Georgia: Female Farmers Dig Deep

A small but growing number of women are breaking into the male-dominated field of agriculture.

Georgia: Female Farmers Dig Deep

A small but growing number of women are breaking into the male-dominated field of agriculture.

Eka Danelia in her greenhouse.
Eka Danelia in her greenhouse. © Tamuna Shonia
Tamara Dzandzava in her strawberry greenhouse in Abkhazia.
Tamara Dzandzava in her strawberry greenhouse in Abkhazia. © Tamara Dzandzava
Monday, 8 March, 2021

Tamara Dzandzava smiles as she describes the time she spends working in her greenhouse full of strawberry plants.

“These fresh red strawberries make me feel so good. I talk to them and look after them as I would look after little children,” said the 30-year-old, who lives in the village of Pirveli Otobaia in Abkhazia. 


Dzandzava is one of a small but growing number of young Georgia women breaking into the male-dominated field of agriculture, one of Georgia’s most important sectors.

Farming can also be a rare means for women to find financial independence in rural Georgia.

And for women like Dzandzava, it has also been a way to strengthen her connection to Abkhazia, which declared independence after a war in the early 1990s but remains unrecognised by Georgia, along with much of the world. 

“Since I was a child, it always made me angry when someone said that we should leave because no one cares for us here. You must be the one to prove that you love your home,” Dzandzava said, adding that farming could be a way for a new generation in Abkhazia to connect with their heritage.

“Many young people want to leave, they do not enjoy working on their own land; of course, we have lots of problems, we live in an enclosed area and there are no job opportunities, but escaping is not a solution. I just want everyone to stay on their land and not abandon their houses. The more people leave, the less are the chances that some progress will come to our villages,” she said.  

Tsira Kakubava, chairwoman of the Neogeni Association and herself an IDP from Abkhazia, said that women like Dzandzava were inspirational.

Economic empowerment was key to ensuring women could fulfil their potential, she continued. 

“In Abkhazia, where resources are almost non-existent, motivating and advancing women is unequivocally crucial. Their capacity needs to be strengthened with the support of NGOs and international organisations, they are already in a enclosed space, which is especially true recently [due to the pandemic].”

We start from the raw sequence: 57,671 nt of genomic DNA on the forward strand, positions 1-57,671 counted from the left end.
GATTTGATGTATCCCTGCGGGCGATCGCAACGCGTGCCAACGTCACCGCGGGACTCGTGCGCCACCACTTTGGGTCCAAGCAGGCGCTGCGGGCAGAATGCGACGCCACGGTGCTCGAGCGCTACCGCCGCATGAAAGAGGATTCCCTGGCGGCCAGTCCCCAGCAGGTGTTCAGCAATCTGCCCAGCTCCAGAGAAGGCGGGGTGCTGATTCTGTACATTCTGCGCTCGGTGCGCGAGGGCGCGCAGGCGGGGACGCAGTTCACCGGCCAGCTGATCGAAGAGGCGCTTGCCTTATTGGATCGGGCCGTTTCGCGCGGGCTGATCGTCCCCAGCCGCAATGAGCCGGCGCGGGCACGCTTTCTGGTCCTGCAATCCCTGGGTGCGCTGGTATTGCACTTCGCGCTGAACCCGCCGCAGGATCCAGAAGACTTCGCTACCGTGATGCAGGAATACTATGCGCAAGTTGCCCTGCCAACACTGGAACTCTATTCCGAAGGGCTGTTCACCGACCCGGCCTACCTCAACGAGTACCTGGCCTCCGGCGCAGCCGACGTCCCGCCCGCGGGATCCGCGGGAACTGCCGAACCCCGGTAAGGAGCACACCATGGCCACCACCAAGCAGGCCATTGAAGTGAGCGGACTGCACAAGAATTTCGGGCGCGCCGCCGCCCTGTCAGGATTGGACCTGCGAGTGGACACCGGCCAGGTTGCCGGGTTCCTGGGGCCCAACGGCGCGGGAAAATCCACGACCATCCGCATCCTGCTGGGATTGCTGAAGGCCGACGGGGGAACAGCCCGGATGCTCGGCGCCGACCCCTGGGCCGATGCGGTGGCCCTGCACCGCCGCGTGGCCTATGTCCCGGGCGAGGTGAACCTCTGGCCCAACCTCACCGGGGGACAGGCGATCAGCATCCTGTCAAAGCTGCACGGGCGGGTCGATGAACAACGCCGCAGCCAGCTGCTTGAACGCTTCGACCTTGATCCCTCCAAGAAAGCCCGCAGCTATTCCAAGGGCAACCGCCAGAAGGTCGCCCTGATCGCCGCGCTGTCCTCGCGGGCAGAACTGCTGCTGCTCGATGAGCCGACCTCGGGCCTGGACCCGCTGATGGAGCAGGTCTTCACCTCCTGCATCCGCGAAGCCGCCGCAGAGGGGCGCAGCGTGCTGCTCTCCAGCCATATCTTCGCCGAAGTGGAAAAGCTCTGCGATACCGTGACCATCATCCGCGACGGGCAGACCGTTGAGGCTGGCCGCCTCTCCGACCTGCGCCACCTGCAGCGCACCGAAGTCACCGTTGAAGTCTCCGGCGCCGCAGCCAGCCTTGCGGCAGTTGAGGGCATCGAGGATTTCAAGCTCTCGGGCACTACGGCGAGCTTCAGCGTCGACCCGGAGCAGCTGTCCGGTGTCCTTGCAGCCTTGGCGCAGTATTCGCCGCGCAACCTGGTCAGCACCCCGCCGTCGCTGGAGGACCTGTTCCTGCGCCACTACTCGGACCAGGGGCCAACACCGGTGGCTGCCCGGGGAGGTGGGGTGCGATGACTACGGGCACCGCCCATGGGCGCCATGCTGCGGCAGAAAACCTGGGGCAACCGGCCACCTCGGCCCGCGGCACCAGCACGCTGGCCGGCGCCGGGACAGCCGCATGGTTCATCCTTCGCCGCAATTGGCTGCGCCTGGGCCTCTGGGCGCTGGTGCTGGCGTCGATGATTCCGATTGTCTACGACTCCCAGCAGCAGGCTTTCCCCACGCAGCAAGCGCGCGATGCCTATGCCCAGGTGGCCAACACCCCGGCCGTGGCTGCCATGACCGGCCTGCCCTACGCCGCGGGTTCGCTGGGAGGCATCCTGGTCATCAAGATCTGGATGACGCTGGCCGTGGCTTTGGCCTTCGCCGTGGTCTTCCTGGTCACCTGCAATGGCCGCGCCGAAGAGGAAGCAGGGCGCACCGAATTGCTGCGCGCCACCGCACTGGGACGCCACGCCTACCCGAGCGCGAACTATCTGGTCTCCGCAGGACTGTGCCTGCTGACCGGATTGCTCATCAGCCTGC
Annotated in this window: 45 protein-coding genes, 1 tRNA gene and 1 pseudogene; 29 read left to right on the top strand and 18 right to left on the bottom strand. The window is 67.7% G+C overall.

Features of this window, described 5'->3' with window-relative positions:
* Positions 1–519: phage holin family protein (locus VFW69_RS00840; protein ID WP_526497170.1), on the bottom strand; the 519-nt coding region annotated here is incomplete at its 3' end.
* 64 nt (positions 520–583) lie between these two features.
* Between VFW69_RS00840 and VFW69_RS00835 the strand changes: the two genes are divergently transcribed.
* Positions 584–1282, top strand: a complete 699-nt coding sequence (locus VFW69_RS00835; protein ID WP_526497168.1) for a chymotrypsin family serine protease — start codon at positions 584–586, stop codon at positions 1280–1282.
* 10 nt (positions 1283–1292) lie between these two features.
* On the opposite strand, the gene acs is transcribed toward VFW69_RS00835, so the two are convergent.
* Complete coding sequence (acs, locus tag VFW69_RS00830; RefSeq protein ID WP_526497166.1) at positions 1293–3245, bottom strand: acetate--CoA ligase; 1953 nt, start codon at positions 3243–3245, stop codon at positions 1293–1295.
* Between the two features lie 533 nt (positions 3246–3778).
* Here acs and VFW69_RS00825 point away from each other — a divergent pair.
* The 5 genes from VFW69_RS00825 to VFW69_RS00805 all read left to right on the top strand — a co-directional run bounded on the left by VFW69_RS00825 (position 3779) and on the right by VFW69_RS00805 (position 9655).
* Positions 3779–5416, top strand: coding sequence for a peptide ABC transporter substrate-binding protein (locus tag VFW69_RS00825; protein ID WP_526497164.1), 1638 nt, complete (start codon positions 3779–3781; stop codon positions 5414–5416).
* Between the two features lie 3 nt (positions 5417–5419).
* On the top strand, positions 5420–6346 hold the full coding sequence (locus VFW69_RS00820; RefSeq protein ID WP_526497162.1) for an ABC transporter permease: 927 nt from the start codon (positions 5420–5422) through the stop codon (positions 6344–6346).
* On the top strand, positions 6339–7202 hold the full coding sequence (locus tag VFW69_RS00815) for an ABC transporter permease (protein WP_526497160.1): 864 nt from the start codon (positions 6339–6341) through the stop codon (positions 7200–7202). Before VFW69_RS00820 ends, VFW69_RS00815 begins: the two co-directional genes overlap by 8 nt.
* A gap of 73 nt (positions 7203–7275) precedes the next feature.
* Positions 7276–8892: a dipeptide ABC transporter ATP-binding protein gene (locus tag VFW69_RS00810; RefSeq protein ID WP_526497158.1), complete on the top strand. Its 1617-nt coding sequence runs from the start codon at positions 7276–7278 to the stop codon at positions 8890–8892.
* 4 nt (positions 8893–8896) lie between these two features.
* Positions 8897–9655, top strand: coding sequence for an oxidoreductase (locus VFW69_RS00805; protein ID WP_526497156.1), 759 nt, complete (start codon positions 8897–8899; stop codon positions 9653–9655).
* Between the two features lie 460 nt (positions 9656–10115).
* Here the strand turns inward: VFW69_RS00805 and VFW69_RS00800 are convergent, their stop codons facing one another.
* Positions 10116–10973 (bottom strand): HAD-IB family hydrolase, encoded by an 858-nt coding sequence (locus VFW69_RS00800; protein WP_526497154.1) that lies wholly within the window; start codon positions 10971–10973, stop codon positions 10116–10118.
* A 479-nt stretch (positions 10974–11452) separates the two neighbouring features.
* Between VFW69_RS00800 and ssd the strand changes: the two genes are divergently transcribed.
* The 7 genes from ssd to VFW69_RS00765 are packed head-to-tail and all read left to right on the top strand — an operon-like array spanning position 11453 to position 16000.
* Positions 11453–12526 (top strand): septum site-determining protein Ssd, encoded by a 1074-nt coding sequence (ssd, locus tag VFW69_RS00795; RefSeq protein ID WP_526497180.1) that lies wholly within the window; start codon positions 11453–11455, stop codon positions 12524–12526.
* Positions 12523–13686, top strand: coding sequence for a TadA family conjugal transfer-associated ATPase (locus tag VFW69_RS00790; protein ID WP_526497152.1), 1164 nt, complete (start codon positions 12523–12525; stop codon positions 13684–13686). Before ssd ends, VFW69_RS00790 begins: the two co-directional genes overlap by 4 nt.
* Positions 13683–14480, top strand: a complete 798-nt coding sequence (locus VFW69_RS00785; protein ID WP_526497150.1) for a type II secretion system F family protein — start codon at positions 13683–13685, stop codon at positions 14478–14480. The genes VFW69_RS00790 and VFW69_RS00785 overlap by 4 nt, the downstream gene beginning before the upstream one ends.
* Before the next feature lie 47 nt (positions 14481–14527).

Dzandzava said that she had been inspired by a trip to Gali district two years ago when she visited a strawberry greenhouse.    

She was so fascinated by what she saw that she immediately bought 100 seedlings and built her own tiny greenhouse, just four metres long. 

“I spent all my time there and soon saw results. I gathered the first crop and sold it very quickly,” Dzandzava said.

In barely a year, she had expanded her greenhouse to accommodate 1,600 plants per 200 square metres. At first, she sold her strawberries in her village and later began to sell them in neighbouring villages, where shop owners preferred her produce because it was cheaper than buying from Gali and Sokhumi.

Tea Anchabadze, the coordinator of agricultural development in the Samegrelo region, said that women faced numerous barriers to economic independence in rural Georgia. 

“Due to the burden of domestic labour, it’s very difficult for women to get an education in any field, including farming and agriculture. According to the latest data for 2020 in the Samegrelo-Zemo-Svaneti region… the involvement of young women farmers has slightly increased recently.”

They still remain a tiny minority, however – Anchabadze said that just over 30 women were registered as farmers.

But Dzandzava said others had shown interest in following her example.

“Many come and ask me how I did it, some buy seedlings, but not everyone is ready to take risks,” she said, adding, “I want to expand my business and if I will, I won’t be able to handle it alone; I might hire some people who are interested in this business.”

Eka Danelia, 28, an IDP from Sokhumi who lives in the village of Ingiri in Georgian-controlled territory, originally built a greenhouse just to raise vegetables.

After the pandemic began, she explained, people’s interest in growing vegetables increased and she started to sell seedlings, expanding to include flowers and evergreen plants. 

She said that she had never imagined the business would go so well and become the source of her family’s income.

“When I wake up in the morning, I run to the greenhouse and stay there for a few hours to work. It's very rewarding to see how your work grows every day. It makes me very happy. Then after spending the majority of my day tending to my family, I return to my greenhouse late at night, an entirely different environment where I can relax.”

Danelia has also started making wooden lamps, small tables and children’s toys with driftwood she finds on the beach in Anaklia. 

“I wash them one by one in warm water with washing soda, then I dry them and wash them again before varnishing and giving them a final shape. I am very happy when customers return or recommend me to others; this inspires me to work harder, learn more and develop.”   

She sells the products to hotels and restaurants and through social media, and has even entered craft competitions.

“Everything has changed radically,” she said. “I have my own income and besides, most importantly, I like my work very much.”

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